It was 50 years ago–in 1955–that Christian theologian, Presbyterian pastor and apologist Francis Schaeffer and his wife opened a chalet in Huemoz, Switzerland, that became known as L’Abri, which in French means “shelter.”
Schaeffer and his wife, Edith, opened their home to all comers–Christian or not–and guided several generations of young people to recognize the sufficiency of the Bible as God’s truth, and to an understanding of how Christianity must interact with its culture.
Born in the Germantown section of Philadelphia in 1912, Schaeffer received Christ as his Savior in 1930 as an eighteen-year-old. He went on to study theology and pastor churches, but his greatest legacy is the L’Abri Fellowship and the 24 books he wrote. Best-known among his books, which have been translated into 20 languages, are Escape From Reason, The God Who is There, and How Should We Then Live? Thousands of young people lived and studied with the Schaeffers over the years, and eventually L’Abri spawned other retreat and study centers in England, Holland, Korea, Sweden, Canada, and two in the U.S.
One is in Massachusetts, and the other in Rochester, Minnesota, where the Schaeffers lived when in the U.S. Francis Schaeffer was diagnosed with cancer in 1981 and died May 15, 1984, at his home in Rochester, where he is buried. His widow celebrated her 90th birthday this past fall with a visit to the Rochester Center from England, where she now lives.
The L’Abri 50th Jubilee was celebrated with a worldwide gathering in St. Louis, MO, March 11-13 of this year. Workshops, classical music concerts, worship times and plenary sessions with speakers such as Charles Colson, Os Guinness, and Harold O.J. Brown were featured.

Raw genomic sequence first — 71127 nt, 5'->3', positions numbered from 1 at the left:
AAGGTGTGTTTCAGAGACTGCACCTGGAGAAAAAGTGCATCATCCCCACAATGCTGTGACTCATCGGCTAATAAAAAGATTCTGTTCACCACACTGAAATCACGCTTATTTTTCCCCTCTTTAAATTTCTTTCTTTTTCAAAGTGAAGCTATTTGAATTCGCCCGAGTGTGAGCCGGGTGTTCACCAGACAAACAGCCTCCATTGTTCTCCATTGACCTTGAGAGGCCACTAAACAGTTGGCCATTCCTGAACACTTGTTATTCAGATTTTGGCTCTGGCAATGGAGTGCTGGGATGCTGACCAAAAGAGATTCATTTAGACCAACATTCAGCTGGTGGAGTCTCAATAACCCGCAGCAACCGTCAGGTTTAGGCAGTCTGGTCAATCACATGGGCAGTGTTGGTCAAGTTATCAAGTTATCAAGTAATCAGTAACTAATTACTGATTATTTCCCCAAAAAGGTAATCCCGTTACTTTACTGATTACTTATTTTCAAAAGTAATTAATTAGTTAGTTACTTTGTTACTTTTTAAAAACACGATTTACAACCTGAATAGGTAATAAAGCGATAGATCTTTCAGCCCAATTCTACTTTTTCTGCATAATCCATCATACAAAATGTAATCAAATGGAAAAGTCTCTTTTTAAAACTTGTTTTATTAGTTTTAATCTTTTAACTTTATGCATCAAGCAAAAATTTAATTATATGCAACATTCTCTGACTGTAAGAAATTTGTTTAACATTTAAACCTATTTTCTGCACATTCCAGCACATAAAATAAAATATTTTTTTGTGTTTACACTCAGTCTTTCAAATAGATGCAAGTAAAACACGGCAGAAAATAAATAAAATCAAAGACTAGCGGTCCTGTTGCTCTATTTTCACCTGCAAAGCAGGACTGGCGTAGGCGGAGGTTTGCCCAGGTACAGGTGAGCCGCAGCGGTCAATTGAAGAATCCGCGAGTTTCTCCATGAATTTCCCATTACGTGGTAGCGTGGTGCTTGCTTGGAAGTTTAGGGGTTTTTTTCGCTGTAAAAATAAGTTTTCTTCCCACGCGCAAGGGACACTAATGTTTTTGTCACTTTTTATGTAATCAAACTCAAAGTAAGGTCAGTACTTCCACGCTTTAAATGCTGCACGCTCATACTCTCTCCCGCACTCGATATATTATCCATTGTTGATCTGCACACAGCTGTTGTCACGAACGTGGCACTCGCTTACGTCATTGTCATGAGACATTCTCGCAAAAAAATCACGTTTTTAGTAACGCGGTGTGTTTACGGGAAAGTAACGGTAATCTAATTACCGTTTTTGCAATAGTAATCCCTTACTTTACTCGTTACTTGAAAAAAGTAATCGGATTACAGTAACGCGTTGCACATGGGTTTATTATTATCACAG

Several Grace Brethren missionaries and educators who spent time with the Schaeffers at L’Abri were asked to share their personal reflections and memories.
Julien: “Two Different Worlds”
Tom Julien, missionary to France, who later served as Executive Director of Grace Brethren International Missions, first met Schaeffer in 1959 when Julien and his wife, Doris, were studying French at the University of Geneva in Switzerland.
“I went to hear him,” Julien recalls, “and after the session I asked if we could talk further.” Schaeffer invited Julien on a walk. “I was able to keep up with the fast pace of his walk, but not with his words.” Julien recalls with a chuckle, “I quickly realized that we were living in two different worlds.”
Later Julien heard Schaeffer speak at a missions conference near Paris. By then he and Doris had spent several years in France attempting to break into the French mind, but with little success.
Julien recalls, “Schaeffer walked into the room, sat on the table, looked at us, and asked ‘How many of you have read Jean-Paul Sartre?’ A few hands went up. ‘The rest of you are not worthy to be missionaries in France,’ Schaeffer retorted.
“We started to laugh,” Julien recalls, “But were cut off with the words ‘That was not a joke.’ I began to listen to this man, realizing that what he was saying filled a void in my thinking.”
At Schaeffer’s invitation, Julien made several more trips to L’Abri, both alone, and with two young Grace Brethren missionaries, Larry DeArmey and Dan Hammers.
“The times at L’Abri were providential,” Julien says. “On the one hand he taught me how to grapple with the relativistic worldview of the French people,” Julien says, “On the other hand, his emphasis on genuine biblical spirituality, prayer, and authentic relationships were huge factors in giving credibility to the message.